The fact that Portland is so sunny and beautiful should clue you into the amount of artifice on display. Not that that’s as foreign to the mystery genre as its adherents would have us believe. The mysteries of who’s blackmailing Greg Stark, and who might’ve absconded with his safety deposit box keys, are little more than elaborate MacGuffins, providing Zero only a few bare chances to display his investigative skills in two key scenes that nonetheless make the film. Chance meetings have as much to do with solving Zero Effect‘s central mystery as any of Daryl’s famed and entertaining skillz…and that mystery’s solved half an hour into a two hour film, leaving only the kind of resolution Arthur Conan Doyle would’ve consigned to the last two paragraphs of your average detective tale.
The real mystery is, can the classical detective story exist in the modern world of Hollywood film? Ask yourself this and the reason our modern Sherlock Holmes must be a socially-inept crazy man, little more than a high-tech, well-to-do Unabomber, becomes apparent. The last century’s Great Detective was, by and large, a pargon of reasonableness and virtue, Captain Victoriana, the most intelligent man in the world. Daryl Zero is Captain Survivalist, a hermit with a listlessness even Holmes might think self-indulgent. I imagine they could jam over a pile of high-grade coke, but I doubt they’d work well together, and it’s no surprise Baker Street Irregulars the world over have dismissed this film as cheap, crafty, and insulting to the very thing it so obviously loves. (Like the names Zero gives to his past cases: “Remember the Case of the Hit Man Who Made Way, Way Too Many Mistakes?”)
And that’s not entirely a bad thing, since Kasdan’s attempting to strike out on his own and twist an old mold he obviously enjoyed the hell out of in his childhood. Hey, it certainly didn’t do George Lucus any harm (he, instead, harmed us). But Zero Effect‘s debt to Holmes becomes even more obvious after (spoiler alert) we realize we’re watching a modern remake of A Scandal in Bohemia.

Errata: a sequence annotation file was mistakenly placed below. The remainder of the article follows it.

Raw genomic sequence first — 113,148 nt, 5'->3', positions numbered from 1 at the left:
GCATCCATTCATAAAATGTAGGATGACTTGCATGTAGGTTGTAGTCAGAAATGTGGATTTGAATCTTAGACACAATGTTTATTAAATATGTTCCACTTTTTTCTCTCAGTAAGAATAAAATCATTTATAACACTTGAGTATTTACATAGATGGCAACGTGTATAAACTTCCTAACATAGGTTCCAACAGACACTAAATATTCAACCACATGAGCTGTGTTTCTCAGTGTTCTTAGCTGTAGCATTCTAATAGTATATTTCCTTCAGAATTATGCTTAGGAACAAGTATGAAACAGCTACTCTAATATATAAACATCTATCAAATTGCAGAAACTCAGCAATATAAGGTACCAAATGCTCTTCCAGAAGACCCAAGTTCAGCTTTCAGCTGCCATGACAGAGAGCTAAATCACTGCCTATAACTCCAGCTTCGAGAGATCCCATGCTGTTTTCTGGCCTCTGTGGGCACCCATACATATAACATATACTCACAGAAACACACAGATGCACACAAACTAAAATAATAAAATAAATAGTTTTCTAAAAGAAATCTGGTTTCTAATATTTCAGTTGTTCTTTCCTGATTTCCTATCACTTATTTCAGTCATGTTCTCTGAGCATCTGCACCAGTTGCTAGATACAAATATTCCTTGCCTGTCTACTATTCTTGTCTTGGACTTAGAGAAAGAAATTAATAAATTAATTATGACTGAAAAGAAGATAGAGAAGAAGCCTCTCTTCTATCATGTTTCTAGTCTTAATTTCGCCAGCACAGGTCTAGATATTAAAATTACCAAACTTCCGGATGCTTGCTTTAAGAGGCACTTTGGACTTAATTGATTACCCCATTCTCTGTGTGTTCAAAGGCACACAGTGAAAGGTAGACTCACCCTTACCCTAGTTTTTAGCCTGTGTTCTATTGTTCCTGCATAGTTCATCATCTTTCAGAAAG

Can the classical detective survive in a modern Hollywood movie? Not without a love interest he can’t. So Zero is immediately smitten with Gloria Sullivan (Kim Dickens…who’d go on to enliven Deadwood in her role as Joanie Stubbs), a paramedic obviously stalking Stark. Given Zero’s penchant for shadowing his clients, he stumbles into Gloria at the gym she not-so-coincidentally shares with Stark. Their relationship is the closest thing to a “heart” in this film, and its most modern element. Despite Holmes reference to Irene Adler as “the woman,” you’d never find him helping her out with her taxes. Thanks to the hidebound morality of his era, Holmes existed in a world of virtuous black and white. Whether that world reflected the reality of his times or not is a separate discussion; he (and his Boswell, Dr. Watson) acted as if it were so.
Kasden has Arlo tell us that world is gone. It has “moved on,” to quote another one of Holmes literary descendants. When Zero attempts to claim that he and Arlo are “the good guys,” Arlo’s lawyerly instincts demand he proclaim, “There aren’t any good guys. There aren’t evil guys and innocent guys. It’s just… It’s just…It’s just a bunch of guys.” But I’d question Kasden’s commitment to this notion. The film keeps its heart firmly in Daryl Zero’s corner, extending enough extra room for Arlo (when he’s on the job) and Gloria, once Daryl grows closer to her (posing as an accountant named Nick Carmine, he even does her taxes). We discover (to no real surprise) that she’s more of a “good guy” than Greg Stark the rich timber company magnate could ever hope to be. As if that weren’t enough, she and Daryl almost reenact the milkshake scene from Pulp Fiction.